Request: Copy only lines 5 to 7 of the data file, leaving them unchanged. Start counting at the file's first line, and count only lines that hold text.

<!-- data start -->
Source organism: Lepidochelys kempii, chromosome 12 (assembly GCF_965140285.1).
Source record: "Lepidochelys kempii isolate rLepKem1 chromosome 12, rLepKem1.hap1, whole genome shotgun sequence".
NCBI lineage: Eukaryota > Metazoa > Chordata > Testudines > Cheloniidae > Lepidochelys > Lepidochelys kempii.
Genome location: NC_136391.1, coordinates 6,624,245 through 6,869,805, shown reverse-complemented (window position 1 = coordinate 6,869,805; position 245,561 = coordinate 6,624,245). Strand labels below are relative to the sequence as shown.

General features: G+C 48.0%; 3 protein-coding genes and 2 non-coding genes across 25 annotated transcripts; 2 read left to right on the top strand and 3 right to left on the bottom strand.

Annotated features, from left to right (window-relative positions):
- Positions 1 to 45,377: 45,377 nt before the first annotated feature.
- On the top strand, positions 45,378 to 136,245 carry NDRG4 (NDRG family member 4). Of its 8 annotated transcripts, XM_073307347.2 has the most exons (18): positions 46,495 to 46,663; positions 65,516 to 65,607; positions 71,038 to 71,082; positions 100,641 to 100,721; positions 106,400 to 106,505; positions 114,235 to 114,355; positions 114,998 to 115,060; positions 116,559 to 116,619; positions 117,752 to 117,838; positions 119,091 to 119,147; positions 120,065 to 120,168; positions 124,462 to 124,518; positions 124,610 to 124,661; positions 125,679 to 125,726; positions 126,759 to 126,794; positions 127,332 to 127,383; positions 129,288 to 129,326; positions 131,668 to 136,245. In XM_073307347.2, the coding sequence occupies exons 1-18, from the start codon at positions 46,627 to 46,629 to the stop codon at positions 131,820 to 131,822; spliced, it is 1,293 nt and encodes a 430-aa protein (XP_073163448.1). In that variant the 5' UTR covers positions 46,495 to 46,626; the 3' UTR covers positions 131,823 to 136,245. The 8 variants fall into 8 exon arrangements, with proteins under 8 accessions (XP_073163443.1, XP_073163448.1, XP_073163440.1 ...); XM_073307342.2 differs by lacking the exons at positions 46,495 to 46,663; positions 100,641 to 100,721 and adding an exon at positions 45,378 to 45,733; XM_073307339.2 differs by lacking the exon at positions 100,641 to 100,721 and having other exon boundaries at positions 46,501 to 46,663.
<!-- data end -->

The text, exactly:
General features: G+C 48.0%; 3 protein-coding genes and 2 non-coding genes across 25 annotated transcripts; 2 read left to right on the top strand and 3 right to left on the bottom strand.

Annotated features, from left to right (window-relative positions):
- Positions 1 to 45,377: 45,377 nt before the first annotated feature.